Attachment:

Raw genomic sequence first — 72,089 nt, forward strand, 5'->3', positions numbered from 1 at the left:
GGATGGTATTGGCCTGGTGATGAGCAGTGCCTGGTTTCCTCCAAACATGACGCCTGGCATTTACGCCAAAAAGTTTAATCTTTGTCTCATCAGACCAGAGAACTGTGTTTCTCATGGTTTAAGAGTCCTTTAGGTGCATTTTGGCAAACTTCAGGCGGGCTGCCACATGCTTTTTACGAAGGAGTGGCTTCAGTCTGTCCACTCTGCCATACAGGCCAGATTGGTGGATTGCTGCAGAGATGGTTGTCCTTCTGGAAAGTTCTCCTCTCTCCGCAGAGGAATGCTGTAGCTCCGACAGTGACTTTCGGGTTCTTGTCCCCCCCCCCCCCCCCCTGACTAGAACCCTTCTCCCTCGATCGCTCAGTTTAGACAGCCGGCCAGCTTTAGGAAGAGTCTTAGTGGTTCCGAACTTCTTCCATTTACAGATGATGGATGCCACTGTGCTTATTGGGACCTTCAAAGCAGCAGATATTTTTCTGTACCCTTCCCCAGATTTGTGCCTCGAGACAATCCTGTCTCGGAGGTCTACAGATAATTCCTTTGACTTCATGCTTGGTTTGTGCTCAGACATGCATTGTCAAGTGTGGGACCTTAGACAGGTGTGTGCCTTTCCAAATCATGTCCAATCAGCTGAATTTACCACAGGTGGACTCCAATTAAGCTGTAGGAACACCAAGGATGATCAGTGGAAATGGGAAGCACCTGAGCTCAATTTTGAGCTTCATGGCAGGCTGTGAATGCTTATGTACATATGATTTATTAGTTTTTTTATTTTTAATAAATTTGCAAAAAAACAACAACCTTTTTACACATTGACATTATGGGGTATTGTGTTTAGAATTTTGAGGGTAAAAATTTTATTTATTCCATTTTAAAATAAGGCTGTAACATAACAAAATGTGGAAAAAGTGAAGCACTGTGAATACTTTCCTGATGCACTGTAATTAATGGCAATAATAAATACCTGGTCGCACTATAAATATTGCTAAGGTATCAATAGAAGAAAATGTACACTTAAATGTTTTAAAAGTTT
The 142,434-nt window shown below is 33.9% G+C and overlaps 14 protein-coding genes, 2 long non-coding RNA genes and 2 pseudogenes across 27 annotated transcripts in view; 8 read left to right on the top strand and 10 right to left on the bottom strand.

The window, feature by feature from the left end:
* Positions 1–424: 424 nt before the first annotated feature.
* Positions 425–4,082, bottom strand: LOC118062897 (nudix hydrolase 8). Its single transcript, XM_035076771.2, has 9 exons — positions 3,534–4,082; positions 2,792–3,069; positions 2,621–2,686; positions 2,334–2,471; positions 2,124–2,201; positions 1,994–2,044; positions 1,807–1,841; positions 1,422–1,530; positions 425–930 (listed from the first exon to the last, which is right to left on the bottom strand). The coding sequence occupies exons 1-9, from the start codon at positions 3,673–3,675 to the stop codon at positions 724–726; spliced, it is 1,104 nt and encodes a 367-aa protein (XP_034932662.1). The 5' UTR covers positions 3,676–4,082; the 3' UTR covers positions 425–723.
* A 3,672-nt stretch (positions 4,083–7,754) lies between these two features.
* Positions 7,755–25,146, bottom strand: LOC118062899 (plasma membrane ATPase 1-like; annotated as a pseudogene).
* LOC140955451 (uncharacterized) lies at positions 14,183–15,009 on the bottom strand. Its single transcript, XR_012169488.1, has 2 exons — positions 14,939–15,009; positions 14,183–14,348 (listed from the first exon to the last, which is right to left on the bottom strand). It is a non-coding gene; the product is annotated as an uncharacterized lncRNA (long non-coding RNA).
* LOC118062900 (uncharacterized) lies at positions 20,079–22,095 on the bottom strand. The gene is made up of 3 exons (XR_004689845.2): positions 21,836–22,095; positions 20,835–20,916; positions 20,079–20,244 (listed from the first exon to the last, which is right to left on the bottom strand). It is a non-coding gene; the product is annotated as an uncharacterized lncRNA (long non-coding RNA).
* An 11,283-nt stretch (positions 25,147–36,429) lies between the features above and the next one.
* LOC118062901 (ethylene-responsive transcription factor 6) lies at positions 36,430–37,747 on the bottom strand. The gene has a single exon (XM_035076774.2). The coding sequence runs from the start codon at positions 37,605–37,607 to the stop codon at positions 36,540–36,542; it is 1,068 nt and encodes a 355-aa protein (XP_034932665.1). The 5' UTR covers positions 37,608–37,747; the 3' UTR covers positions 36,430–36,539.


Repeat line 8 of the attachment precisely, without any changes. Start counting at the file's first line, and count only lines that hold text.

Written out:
* Positions 7,755–25,146, bottom strand: LOC118062899 (plasma membrane ATPase 1-like; annotated as a pseudogene).